A visitor being then, of necessity, created by the law (as YB 8 Edw 3, fo 69, pl 37) every
hospital is visitable either by the patron if a lay hospital, or by the ordinary if spiritual.
What is the visitor to do? He is to judge according to the statutes and rules of the college.
He may expel and (as in 8 LIB Ass 29, 31) he may deprive. The only question in that
case was, who was visitor? For it is agreed on all hands that quatenus visitor he may
deprive. If he is visitor as ordinary, there lies an appeal from his deprivation, but if as
patron, then none. That deprivation, whether by right or wrong, was to stand good.
As to the objection that it is not the sentence of a court and, therefore, not conclusive, it is
not material whether it is a court or not; all the matter is whether the visitor has a
jurisdiction. If he has a jurisdiction and cognisance of the matter and person, and be gives
sentence in the matter, his sentence must make a vacancy, be it never so erroneous; and
there is no appeal if the founder has not thought fit to direct one. That an appeal lies to
the common law courts of England is certainly not so. It is plain by all the authorities of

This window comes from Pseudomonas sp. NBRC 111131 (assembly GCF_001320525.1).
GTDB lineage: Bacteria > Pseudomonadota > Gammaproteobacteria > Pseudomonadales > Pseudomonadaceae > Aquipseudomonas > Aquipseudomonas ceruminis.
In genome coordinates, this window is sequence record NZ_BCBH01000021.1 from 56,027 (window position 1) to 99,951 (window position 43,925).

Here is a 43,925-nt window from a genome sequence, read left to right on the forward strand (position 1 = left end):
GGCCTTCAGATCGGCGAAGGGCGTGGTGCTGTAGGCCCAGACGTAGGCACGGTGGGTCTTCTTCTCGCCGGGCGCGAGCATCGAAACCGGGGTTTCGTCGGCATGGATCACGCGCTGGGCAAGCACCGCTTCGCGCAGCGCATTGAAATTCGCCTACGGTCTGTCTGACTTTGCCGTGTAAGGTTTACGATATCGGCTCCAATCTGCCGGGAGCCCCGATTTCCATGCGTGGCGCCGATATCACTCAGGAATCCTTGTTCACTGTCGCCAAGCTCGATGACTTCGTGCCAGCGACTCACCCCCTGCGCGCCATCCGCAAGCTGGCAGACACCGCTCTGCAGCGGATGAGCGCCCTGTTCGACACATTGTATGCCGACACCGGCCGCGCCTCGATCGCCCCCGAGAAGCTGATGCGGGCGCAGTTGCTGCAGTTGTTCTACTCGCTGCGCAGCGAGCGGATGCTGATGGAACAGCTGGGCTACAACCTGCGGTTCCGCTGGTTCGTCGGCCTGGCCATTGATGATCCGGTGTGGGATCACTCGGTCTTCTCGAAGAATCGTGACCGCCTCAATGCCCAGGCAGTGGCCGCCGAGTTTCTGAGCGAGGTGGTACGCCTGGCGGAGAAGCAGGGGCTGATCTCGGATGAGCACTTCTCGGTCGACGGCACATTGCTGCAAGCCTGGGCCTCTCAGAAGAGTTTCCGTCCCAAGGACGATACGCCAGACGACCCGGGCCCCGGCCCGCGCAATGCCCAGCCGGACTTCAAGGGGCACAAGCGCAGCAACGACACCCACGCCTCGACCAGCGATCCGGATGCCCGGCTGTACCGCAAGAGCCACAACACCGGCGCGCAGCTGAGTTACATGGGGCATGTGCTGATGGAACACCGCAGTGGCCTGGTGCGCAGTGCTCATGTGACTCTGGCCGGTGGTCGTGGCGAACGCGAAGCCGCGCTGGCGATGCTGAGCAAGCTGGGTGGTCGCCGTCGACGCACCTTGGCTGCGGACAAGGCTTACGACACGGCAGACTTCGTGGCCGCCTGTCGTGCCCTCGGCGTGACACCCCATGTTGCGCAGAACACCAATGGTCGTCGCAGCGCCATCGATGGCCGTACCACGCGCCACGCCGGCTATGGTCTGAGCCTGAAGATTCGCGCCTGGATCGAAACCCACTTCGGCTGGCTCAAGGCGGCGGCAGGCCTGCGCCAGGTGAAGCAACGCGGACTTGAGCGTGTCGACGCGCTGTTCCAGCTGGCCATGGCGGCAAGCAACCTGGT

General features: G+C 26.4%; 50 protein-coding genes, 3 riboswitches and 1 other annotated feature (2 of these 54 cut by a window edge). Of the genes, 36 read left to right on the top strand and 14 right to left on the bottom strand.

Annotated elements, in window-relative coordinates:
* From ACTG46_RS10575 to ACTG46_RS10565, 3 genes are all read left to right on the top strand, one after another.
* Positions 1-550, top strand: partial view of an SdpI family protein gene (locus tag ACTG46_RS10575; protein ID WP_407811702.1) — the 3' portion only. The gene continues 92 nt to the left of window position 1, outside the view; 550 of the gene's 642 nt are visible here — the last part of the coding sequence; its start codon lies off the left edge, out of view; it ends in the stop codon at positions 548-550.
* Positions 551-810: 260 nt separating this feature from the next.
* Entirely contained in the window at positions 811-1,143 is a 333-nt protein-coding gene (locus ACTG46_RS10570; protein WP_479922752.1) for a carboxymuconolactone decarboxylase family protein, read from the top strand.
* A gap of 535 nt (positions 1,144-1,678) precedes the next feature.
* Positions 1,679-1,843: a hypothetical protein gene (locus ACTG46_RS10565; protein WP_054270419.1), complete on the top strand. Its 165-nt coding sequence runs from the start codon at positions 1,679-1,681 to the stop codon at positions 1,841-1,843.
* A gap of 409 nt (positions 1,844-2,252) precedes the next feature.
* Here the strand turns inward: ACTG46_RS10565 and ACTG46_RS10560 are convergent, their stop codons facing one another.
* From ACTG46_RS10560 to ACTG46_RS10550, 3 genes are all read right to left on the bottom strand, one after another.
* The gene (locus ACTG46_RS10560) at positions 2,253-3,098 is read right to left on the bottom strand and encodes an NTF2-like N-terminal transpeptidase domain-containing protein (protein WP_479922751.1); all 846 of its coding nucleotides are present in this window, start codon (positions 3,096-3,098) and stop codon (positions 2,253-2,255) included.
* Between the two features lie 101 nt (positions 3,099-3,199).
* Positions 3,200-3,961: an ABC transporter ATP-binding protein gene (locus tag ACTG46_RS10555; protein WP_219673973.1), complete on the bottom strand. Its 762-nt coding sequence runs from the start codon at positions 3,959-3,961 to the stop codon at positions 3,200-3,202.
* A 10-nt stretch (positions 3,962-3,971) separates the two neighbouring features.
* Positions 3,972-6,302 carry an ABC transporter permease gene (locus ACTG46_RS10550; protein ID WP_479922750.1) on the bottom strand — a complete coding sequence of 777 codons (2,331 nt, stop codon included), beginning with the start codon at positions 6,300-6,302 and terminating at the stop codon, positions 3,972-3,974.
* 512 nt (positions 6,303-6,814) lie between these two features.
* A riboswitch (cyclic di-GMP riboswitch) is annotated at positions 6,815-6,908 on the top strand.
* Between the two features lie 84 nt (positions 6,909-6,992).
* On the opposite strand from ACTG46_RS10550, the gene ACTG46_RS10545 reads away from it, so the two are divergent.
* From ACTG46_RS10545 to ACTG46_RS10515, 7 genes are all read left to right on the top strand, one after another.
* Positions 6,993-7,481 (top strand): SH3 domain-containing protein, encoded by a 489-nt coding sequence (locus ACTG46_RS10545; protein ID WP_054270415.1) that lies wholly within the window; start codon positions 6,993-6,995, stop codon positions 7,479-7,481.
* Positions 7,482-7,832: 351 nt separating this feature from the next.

our books and by the way of pleading, that the cause of the visitor's sentence is not
examinable. If a sentence of deprivation is pleaded you need not show the cause; it is not
traversable even in a visitation, when it is by the visitatorial power; so is RASTAL
ENTR, fol 1, YB 11 Hen 7, 27, and Kenn's Case (4).
Suppose that this rectory had been a corporation sole, and not a corporation aggregate of
rector and scholars; and Dr Bury had brought an assize and then this deprivation had
been pleaded. I would fain know whether it would not be a good plea to show that the
visitor had pro certis causis, etc, deprived him. Without all question it would have been a
good plea and not traversable, for everything that is traversable must be expressed in
certainty. It is strange that pleading a sentence without showing the cause should be good,
and finding a sentence, in a special verdict without finding the cause should not be as
good and conclusive to the party. I thought things had more exactly to be pleaded than set
forth in the finding of a jury on a special verdict; and if in pleading it be not traversable,
the argument is the strongest that can be that the cause is not to be inquired into. For if it
were, a fairer opportunity must needs be given than on a special verdict, which concludes
[estops] the party as to the fact that is found.
As to the matter of there being no appeal from an arbitrary sentence, it is true the case is